The Keto diet -- consisting of high-fat, low-carb foods -- known to help lose up to 10 per cent of your body weight, can also be used to fight cancer, suggests a study.
The popular weight loss diet is known to trick the body into burning its own fat and help in weight loss.
Similarly, the diet may also help fight a variety of cancers by starving tumours of the glucose they need to grow, said researchers in the study published in the journal Cell Metabolism.
Pancreatic and Colorectal Cancer
In the study conducted in mice with pancreatic and colorectal cancer, keto was found to accumulate toxic lipid byproducts and kill cancer cells by a process called ferroptosis.
While this slows tumour growth it also causes early-onset cachexia -- a lethal wasting disease called cachexia.
Patients and mice with cachexia experience loss of appetite, extreme weight loss, fatigue, and immune suppression. The disease has no effective treatment and contributes to about 2 million deaths per year.
"Cachexia results from a wound that doesn't heal," said Professor Tobias Janowitz from Cold Spring Harbor Laboratory (CSHL) in New York, US.
"It's very common in patients with progressive cancer. They become so weak they can no longer handle anti-cancer treatment. Everyday tasks become Herculean labours," he added.
In the study, the researchers thought of working to separate keto's cancer-fighting benefits from its lethal side effect.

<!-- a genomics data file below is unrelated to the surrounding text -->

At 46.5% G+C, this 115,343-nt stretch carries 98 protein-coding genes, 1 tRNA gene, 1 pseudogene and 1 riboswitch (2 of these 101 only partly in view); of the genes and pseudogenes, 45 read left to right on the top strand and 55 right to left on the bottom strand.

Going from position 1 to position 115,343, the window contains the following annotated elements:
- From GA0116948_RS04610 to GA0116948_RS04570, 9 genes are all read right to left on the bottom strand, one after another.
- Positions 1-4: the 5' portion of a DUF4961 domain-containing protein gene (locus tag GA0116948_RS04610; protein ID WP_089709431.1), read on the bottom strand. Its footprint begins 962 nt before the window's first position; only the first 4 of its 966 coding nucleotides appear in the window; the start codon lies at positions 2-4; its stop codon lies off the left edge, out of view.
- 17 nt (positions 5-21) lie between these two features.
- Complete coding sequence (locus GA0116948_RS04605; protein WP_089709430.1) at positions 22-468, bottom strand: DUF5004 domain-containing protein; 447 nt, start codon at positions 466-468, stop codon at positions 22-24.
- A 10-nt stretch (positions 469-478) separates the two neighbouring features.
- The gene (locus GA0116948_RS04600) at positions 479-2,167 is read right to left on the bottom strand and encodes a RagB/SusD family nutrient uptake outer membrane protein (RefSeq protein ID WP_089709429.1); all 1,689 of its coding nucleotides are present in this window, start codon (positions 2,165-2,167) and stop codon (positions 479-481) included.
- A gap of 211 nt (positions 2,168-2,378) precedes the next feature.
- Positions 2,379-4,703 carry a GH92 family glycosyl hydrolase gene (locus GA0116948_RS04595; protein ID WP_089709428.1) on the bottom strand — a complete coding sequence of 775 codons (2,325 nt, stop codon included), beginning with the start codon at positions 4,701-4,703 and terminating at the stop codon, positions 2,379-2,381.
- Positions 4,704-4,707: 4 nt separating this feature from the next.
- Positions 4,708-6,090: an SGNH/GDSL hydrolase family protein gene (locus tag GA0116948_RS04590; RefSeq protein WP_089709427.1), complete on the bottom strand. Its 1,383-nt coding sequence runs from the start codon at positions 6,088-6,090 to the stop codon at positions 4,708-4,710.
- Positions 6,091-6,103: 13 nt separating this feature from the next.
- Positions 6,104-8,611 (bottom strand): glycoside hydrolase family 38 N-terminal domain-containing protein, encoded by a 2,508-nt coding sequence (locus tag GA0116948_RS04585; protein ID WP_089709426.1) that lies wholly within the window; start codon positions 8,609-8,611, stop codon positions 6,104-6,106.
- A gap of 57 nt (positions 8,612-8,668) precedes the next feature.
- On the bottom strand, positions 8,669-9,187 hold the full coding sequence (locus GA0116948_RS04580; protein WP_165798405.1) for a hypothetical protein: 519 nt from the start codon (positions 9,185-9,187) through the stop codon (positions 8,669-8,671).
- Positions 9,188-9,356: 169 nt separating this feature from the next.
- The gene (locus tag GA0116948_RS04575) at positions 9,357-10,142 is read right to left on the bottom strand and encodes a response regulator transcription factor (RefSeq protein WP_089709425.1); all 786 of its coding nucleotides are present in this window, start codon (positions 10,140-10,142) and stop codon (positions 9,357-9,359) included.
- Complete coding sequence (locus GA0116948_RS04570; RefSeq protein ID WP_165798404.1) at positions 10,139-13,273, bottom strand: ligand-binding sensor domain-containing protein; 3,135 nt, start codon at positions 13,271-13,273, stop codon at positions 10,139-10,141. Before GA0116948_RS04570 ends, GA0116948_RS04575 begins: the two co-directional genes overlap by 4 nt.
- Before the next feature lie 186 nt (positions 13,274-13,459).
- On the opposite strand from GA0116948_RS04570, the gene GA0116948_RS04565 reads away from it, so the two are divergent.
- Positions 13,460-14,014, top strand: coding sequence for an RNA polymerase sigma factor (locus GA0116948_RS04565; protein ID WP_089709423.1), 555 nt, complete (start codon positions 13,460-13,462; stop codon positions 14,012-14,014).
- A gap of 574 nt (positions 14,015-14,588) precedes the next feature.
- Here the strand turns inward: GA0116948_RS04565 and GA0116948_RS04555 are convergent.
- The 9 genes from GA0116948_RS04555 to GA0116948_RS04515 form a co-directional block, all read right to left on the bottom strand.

They found pairing keto with common drugs called corticosteroids prevented cachexia in mice with cancer.
Their tumours shrank and the mice lived longer.
"Healthy mice also lose weight on keto, but their metabolism adapts and they plateau," Janowitz said.
"Mice with cancer can't adapt, because they can't make enough of a hormone called corticosterone that helps regulate keto's effects. They won't stop losing weight."
When researchers replaced the depleted hormone with a corticosteroid, keto still shrank tumours but didn't kickstart cachexia.
"Cancer is a whole-body disease. It reprogrammes normal biological processes to help it grow," said CSHL Postdoc Miriam Ferrer.
"Because of this reprogramming, mice can't use the nutrients from a keto diet, and waste away. But with the steroid, they did much better. They lived longer than with any other treatment we tried," she added.
The team is now working to fine-tune corticosteroid timing and dosage to widen the window for effective cancer therapies in combination with keto.
"We want to push back against cancer even harder, so it grows slower still," Janowitz said.
"If we can broaden this effect, make the treatment more efficient, we can ultimately benefit patients and improve cancer therapeutics."